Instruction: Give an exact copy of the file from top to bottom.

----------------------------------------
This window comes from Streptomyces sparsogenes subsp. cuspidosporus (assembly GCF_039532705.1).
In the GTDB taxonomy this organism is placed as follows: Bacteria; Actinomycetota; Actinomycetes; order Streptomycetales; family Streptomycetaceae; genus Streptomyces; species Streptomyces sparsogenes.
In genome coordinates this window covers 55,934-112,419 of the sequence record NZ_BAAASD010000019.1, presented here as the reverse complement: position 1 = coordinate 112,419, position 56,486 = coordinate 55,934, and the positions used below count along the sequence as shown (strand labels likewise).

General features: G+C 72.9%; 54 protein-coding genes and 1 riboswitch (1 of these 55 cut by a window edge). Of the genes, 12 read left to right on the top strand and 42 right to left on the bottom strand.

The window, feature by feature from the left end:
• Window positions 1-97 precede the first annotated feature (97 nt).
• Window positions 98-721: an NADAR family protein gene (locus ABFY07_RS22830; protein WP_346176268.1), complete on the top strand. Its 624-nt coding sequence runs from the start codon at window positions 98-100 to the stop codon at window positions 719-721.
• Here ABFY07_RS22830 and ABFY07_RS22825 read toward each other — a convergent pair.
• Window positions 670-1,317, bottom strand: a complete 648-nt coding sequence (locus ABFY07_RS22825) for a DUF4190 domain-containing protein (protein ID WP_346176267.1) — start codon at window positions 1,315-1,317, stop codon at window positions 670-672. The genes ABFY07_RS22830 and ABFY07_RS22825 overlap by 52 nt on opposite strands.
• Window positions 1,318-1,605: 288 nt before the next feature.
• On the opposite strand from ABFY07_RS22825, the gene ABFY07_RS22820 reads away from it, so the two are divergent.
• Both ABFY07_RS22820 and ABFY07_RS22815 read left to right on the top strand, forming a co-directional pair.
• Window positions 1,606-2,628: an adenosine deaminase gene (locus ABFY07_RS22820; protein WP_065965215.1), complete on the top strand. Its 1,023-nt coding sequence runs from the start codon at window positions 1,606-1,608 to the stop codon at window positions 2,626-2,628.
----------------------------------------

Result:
This window comes from Streptomyces sparsogenes subsp. cuspidosporus (assembly GCF_039532705.1).
In the GTDB taxonomy this organism is placed as follows: Bacteria; Actinomycetota; Actinomycetes; order Streptomycetales; family Streptomycetaceae; genus Streptomyces; species Streptomyces sparsogenes.
In genome coordinates this window covers 55,934-112,419 of the sequence record NZ_BAAASD010000019.1, presented here as the reverse complement: position 1 = coordinate 112,419, position 56,486 = coordinate 55,934, and the positions used below count along the sequence as shown (strand labels likewise).

General features: G+C 72.9%; 54 protein-coding genes and 1 riboswitch (1 of these 55 cut by a window edge). Of the genes, 12 read left to right on the top strand and 42 right to left on the bottom strand.

The window, feature by feature from the left end:
• Window positions 1-97 precede the first annotated feature (97 nt).
• Window positions 98-721: an NADAR family protein gene (locus ABFY07_RS22830; protein WP_346176268.1), complete on the top strand. Its 624-nt coding sequence runs from the start codon at window positions 98-100 to the stop codon at window positions 719-721.
• Here ABFY07_RS22830 and ABFY07_RS22825 read toward each other — a convergent pair.
• Window positions 670-1,317, bottom strand: a complete 648-nt coding sequence (locus ABFY07_RS22825) for a DUF4190 domain-containing protein (protein ID WP_346176267.1) — start codon at window positions 1,315-1,317, stop codon at window positions 670-672. The genes ABFY07_RS22830 and ABFY07_RS22825 overlap by 52 nt on opposite strands.
• Window positions 1,318-1,605: 288 nt before the next feature.
• On the opposite strand from ABFY07_RS22825, the gene ABFY07_RS22820 reads away from it, so the two are divergent.
• Both ABFY07_RS22820 and ABFY07_RS22815 read left to right on the top strand, forming a co-directional pair.
• Window positions 1,606-2,628: an adenosine deaminase gene (locus ABFY07_RS22820; protein WP_065965215.1), complete on the top strand. Its 1,023-nt coding sequence runs from the start codon at window positions 1,606-1,608 to the stop codon at window positions 2,626-2,628.